In our series on Rental Property Investment Returns, we're using an example fourplex as our investment. You can get the purchase details here, however, remember that it was a $325,000 purchase of a fourplex for rental of all four units full time.
Always check out all tax issues thoroughly with a tax accounting professional, however the IRS generally will allow us to depreciate the value of the structure on this property over a period of 27 & 1/2 years. This is the logical treatment of the fact that buildings do wear out over time, or become obsolete due to their older features no longer in demand.
So, we have a property that is generating $15,192 per year in positive cash flow, but now we can offset some of that income for taxes. We depreciate the building by deducting out the value of the land and dividing the building value by 27.5 years for annual depreciation. The depreciation calculation looks like this:
1. Purchase price - Land Value = Building Value.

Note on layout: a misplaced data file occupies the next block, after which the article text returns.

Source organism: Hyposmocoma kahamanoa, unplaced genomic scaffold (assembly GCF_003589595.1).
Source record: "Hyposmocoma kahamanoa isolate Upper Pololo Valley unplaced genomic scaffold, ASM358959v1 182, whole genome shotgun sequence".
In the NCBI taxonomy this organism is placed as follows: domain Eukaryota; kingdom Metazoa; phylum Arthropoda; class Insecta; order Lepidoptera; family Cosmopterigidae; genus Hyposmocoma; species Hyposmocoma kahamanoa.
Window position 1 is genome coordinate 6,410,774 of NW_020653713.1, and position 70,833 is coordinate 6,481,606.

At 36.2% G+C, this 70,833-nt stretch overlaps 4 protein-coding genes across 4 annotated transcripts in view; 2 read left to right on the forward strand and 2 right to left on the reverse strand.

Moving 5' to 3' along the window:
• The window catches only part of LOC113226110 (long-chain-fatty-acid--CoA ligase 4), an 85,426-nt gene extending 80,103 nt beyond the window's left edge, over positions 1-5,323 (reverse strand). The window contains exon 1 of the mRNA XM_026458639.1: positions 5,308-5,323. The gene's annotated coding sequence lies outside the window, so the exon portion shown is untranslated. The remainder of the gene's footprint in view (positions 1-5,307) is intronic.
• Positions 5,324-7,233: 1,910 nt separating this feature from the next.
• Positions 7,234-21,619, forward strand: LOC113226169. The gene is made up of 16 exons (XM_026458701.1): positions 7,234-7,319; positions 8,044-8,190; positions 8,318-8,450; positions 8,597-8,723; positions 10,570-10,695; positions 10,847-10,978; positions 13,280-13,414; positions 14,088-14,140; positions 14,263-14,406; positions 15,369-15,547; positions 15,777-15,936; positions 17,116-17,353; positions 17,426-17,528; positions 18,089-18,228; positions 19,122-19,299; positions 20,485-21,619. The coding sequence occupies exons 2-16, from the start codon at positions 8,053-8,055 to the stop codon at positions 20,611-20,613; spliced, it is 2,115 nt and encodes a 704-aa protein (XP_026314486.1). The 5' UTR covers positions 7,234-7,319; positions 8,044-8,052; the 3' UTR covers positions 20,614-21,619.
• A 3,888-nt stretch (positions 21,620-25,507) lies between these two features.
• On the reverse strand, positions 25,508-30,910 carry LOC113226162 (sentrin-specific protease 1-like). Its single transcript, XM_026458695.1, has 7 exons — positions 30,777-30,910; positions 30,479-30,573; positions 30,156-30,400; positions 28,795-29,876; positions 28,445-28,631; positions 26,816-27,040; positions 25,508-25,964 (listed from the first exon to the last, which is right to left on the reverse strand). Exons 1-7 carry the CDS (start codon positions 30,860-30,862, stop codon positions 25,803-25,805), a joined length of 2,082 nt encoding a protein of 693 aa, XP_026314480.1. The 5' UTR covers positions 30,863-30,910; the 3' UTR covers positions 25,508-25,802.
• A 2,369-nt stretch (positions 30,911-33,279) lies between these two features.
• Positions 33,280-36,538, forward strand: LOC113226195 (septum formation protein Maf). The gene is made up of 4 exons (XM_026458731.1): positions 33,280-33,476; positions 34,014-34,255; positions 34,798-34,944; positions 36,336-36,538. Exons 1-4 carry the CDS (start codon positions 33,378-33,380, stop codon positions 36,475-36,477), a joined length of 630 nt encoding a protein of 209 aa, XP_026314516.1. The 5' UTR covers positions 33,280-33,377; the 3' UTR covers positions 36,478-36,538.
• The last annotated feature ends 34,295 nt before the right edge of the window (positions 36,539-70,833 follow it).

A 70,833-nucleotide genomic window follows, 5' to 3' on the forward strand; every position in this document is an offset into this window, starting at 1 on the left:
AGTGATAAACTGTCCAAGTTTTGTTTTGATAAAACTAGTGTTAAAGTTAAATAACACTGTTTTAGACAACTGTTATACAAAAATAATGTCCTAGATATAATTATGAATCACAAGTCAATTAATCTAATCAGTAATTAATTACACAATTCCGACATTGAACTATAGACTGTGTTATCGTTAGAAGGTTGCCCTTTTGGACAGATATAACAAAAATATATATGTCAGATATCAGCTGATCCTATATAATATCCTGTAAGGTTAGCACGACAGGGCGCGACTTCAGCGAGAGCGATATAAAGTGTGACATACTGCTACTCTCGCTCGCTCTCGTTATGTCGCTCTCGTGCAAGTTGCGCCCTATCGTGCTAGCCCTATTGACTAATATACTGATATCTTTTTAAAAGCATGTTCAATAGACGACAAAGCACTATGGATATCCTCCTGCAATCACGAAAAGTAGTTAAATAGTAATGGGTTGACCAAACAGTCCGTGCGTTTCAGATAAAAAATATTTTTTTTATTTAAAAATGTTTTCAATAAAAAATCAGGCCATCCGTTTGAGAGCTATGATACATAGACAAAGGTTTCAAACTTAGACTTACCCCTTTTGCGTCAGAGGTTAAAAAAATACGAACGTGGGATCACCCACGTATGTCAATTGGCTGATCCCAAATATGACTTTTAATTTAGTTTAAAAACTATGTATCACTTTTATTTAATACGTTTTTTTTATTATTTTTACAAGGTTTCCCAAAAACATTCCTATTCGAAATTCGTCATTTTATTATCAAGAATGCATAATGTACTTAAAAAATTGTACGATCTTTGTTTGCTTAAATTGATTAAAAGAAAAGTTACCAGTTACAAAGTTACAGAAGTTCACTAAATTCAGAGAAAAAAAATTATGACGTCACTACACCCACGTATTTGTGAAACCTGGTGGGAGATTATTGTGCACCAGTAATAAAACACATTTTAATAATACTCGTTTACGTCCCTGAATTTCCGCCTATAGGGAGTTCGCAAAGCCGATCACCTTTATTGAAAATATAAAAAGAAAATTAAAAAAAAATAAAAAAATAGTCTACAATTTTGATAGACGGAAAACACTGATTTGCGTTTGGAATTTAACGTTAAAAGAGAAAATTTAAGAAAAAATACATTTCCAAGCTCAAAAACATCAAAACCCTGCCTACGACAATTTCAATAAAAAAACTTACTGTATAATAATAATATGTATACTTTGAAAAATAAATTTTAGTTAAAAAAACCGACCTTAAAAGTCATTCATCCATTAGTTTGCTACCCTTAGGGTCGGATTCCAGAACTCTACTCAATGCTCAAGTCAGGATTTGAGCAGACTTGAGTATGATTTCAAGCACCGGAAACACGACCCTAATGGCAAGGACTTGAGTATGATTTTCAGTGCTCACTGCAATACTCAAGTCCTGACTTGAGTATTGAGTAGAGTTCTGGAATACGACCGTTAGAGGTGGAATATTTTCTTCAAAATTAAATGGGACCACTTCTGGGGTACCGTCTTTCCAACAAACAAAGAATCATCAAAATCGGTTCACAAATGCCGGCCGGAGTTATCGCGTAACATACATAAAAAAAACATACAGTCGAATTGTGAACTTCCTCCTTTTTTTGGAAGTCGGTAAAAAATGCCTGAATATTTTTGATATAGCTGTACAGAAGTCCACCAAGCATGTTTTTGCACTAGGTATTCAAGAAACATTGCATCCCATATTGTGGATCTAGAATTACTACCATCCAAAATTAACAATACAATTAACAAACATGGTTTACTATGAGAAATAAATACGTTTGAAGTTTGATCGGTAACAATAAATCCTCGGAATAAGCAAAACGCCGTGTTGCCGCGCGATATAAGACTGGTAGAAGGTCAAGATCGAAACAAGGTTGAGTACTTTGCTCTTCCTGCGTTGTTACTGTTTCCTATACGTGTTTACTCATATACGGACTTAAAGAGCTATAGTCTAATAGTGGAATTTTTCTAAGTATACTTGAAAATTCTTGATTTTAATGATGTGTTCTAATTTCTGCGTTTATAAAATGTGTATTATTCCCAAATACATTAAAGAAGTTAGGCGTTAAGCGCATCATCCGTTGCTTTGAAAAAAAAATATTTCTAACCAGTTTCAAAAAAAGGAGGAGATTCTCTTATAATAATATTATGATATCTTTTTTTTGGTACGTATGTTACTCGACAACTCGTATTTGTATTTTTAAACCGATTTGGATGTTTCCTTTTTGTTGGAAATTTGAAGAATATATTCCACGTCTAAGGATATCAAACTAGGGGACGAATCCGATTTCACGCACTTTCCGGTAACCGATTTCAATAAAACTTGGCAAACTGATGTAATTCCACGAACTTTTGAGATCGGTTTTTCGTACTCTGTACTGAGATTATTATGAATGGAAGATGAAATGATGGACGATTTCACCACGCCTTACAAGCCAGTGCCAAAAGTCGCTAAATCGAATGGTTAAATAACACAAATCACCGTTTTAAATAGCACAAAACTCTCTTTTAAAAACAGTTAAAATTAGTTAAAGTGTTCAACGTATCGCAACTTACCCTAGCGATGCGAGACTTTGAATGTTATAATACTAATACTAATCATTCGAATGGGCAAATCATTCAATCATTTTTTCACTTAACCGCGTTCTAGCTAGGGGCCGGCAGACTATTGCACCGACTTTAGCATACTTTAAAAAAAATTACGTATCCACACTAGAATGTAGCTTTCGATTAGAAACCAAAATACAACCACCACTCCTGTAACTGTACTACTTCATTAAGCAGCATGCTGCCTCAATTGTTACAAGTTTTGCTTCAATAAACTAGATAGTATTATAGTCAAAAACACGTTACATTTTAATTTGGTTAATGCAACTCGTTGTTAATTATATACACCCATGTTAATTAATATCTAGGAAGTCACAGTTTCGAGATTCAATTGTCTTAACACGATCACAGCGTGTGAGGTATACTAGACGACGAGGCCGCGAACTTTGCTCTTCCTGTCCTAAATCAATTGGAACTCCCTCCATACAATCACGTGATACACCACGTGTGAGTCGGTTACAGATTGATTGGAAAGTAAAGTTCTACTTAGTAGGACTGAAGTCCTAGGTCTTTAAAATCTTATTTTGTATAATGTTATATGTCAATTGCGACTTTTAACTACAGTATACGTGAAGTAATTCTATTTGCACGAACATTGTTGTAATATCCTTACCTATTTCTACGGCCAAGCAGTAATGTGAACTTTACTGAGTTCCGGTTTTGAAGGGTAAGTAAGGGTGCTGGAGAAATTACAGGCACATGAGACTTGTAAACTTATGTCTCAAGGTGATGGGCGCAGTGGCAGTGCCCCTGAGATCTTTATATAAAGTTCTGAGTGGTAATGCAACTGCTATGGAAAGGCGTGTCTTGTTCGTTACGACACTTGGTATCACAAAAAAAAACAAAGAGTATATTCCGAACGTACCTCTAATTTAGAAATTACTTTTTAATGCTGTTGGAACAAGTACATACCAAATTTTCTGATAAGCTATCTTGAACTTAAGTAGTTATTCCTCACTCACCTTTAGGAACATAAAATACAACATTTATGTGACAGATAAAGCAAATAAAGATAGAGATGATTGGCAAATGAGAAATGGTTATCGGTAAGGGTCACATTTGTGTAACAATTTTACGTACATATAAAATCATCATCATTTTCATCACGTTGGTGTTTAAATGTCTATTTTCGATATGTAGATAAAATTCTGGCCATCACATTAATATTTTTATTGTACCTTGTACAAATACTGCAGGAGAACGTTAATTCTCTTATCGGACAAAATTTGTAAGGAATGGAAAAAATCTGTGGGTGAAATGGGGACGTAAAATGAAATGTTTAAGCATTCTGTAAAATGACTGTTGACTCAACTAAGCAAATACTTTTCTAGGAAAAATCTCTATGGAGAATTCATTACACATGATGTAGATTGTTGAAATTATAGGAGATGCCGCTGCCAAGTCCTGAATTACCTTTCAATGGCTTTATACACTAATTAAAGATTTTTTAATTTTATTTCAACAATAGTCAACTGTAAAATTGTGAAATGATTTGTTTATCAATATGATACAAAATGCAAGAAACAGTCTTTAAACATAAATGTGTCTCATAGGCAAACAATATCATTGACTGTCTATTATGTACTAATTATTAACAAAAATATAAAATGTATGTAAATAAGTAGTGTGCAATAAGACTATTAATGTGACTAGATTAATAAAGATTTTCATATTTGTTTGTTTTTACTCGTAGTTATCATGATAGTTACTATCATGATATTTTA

2. Building Value / 27.5 = Annual allowable depreciation deduction.
For our example fourplex, we'll assume that the value of the half acre on which it sits is $80,000. Now let's look at our calculation:
1. $325,000 - $80,000 = $245,000 Building Value.
2. $245,000 / 27.5 years = $8909 per year in depreciation.
Without taking any other property tax or mortgage interest deductions into account, we've already reduced our taxable income. As we want to look at tax aspects of our property, we're adding back the prinicipal and interest in the mortgage payments we subtracted for the cash flow calculation. Thus our $15,192 cash flow goes back up to $34,908.
$15,192 + $23,316 - $3600 taxes & insurance = $34,908. This is the potential tax liability for the direct rental income less taxes, vacancy loss, insurance, repairs and direct expenses. We'll look later at other deductions. But here is how the depreciation backs out.
Remember that we didn't spend any money to realize this deduction. And we still have other deductions to take. The payment isn't in the calculation yet, as we have to break out interest from equity. It isn't a totally free ride on this deduction either. When you sell the property, you will have to take these depreciation deductions into account when calculating capital gains for taxes. However, there are ways to overcome those taxes as well with a 1031 Exchange.